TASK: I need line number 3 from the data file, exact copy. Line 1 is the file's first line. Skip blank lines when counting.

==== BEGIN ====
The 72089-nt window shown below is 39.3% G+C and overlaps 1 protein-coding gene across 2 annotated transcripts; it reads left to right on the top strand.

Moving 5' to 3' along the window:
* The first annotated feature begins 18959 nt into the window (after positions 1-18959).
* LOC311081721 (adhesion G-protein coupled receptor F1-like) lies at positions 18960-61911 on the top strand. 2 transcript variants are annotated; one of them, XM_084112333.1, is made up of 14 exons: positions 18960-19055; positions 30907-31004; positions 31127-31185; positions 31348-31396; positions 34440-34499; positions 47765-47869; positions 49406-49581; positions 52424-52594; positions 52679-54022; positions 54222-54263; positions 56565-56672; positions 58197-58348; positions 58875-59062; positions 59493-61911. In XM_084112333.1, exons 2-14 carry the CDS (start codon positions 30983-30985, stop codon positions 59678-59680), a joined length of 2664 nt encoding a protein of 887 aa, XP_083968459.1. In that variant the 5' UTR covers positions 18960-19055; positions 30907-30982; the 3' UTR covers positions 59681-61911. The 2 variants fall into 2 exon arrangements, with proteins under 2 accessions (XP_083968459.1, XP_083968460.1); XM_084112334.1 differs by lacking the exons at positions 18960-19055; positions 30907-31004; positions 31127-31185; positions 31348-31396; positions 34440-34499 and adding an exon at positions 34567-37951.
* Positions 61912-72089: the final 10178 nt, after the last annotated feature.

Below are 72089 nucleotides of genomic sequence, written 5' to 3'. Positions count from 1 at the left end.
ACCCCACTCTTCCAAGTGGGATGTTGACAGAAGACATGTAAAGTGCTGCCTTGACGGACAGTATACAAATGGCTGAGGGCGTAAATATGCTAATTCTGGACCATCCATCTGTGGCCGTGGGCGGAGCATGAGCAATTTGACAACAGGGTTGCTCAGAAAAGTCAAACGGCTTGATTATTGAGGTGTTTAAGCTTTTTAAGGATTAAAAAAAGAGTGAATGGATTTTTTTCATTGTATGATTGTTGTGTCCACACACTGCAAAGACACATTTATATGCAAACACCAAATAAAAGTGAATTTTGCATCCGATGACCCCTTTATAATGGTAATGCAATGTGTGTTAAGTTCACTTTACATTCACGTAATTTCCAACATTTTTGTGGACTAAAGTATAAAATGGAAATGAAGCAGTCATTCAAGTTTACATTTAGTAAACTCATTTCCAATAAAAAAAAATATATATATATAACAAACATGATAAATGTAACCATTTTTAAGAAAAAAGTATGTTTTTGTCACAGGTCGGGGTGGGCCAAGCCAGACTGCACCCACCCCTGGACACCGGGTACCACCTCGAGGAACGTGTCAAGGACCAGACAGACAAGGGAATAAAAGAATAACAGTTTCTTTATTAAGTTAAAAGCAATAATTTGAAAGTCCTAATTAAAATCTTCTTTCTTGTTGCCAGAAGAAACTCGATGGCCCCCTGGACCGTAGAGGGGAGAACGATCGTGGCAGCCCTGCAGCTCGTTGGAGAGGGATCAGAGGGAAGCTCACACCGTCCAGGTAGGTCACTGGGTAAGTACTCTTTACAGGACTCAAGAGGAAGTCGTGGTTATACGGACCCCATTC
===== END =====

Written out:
* The first annotated feature begins 18959 nt into the window (after positions 1-18959).